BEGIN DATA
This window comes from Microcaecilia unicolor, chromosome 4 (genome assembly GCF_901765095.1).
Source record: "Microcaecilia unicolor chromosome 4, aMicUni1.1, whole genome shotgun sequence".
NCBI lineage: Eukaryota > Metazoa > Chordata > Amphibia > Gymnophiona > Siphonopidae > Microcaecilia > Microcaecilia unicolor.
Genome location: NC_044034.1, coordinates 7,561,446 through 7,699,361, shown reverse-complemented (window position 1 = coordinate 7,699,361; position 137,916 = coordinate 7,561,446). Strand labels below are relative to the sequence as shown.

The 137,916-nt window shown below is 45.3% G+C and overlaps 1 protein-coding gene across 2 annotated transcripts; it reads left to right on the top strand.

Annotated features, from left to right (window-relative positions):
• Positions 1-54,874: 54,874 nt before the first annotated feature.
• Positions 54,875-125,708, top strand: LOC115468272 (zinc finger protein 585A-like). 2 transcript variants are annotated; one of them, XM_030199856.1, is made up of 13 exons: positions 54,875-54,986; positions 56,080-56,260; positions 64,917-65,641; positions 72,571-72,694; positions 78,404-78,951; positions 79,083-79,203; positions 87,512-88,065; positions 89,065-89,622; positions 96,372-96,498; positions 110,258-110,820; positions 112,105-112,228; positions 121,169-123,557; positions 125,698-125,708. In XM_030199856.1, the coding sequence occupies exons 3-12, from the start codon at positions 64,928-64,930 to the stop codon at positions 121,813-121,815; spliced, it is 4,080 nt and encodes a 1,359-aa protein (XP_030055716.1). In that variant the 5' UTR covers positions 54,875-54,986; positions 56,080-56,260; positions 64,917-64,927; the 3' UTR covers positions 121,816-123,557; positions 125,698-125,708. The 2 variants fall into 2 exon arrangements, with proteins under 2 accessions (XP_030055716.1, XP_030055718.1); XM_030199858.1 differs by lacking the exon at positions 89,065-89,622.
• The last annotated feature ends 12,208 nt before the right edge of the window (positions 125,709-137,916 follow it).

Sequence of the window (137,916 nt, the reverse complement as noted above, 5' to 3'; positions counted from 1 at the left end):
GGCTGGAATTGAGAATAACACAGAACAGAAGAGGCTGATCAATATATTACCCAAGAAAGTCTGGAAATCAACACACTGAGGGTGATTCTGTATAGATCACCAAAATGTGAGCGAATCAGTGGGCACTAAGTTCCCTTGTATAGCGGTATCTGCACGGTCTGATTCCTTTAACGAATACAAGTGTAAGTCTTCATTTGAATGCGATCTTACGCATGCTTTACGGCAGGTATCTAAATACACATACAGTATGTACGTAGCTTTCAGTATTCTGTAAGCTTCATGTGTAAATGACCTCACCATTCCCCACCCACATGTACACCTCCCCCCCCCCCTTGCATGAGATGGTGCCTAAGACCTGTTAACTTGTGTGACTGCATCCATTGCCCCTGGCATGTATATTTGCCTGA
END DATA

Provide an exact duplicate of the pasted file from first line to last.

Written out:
This window comes from Microcaecilia unicolor, chromosome 4 (genome assembly GCF_901765095.1).
Source record: "Microcaecilia unicolor chromosome 4, aMicUni1.1, whole genome shotgun sequence".
NCBI lineage: Eukaryota > Metazoa > Chordata > Amphibia > Gymnophiona > Siphonopidae > Microcaecilia > Microcaecilia unicolor.
Genome location: NC_044034.1, coordinates 7,561,446 through 7,699,361, shown reverse-complemented (window position 1 = coordinate 7,699,361; position 137,916 = coordinate 7,561,446). Strand labels below are relative to the sequence as shown.

The 137,916-nt window shown below is 45.3% G+C and overlaps 1 protein-coding gene across 2 annotated transcripts; it reads left to right on the top strand.

Annotated features, from left to right (window-relative positions):
• Positions 1-54,874: 54,874 nt before the first annotated feature.
• Positions 54,875-125,708, top strand: LOC115468272 (zinc finger protein 585A-like). 2 transcript variants are annotated; one of them, XM_030199856.1, is made up of 13 exons: positions 54,875-54,986; positions 56,080-56,260; positions 64,917-65,641; positions 72,571-72,694; positions 78,404-78,951; positions 79,083-79,203; positions 87,512-88,065; positions 89,065-89,622; positions 96,372-96,498; positions 110,258-110,820; positions 112,105-112,228; positions 121,169-123,557; positions 125,698-125,708. In XM_030199856.1, the coding sequence occupies exons 3-12, from the start codon at positions 64,928-64,930 to the stop codon at positions 121,813-121,815; spliced, it is 4,080 nt and encodes a 1,359-aa protein (XP_030055716.1). In that variant the 5' UTR covers positions 54,875-54,986; positions 56,080-56,260; positions 64,917-64,927; the 3' UTR covers positions 121,816-123,557; positions 125,698-125,708. The 2 variants fall into 2 exon arrangements, with proteins under 2 accessions (XP_030055716.1, XP_030055718.1); XM_030199858.1 differs by lacking the exon at positions 89,065-89,622.
• The last annotated feature ends 12,208 nt before the right edge of the window (positions 125,709-137,916 follow it).

Sequence of the window (137,916 nt, the reverse complement as noted above, 5' to 3'; positions counted from 1 at the left end):
GGCTGGAATTGAGAATAACACAGAACAGAAGAGGCTGATCAATATATTACCCAAGAAAGTCTGGAAATCAACACACTGAGGGTGATTCTGTATAGATCACCAAAATGTGAGCGAATCAGTGGGCACTAAGTTCCCTTGTATAGCGGTATCTGCACGGTCTGATTCCTTTAACGAATACAAGTGTAAGTCTTCATTTGAATGCGATCTTACGCATGCTTTACGGCAGGTATCTAAATACACATACAGTATGTACGTAGCTTTCAGTATTCTGTAAGCTTCATGTGTAAATGACCTCACCATTCCCCACCCACATGTACACCTCCCCCCCCCCCTTGCATGAGATGGTGCCTAAGACCTGTTAACTTGTGTGACTGCATCCATTGCCCCTGGCATGTATATTTGCCTGA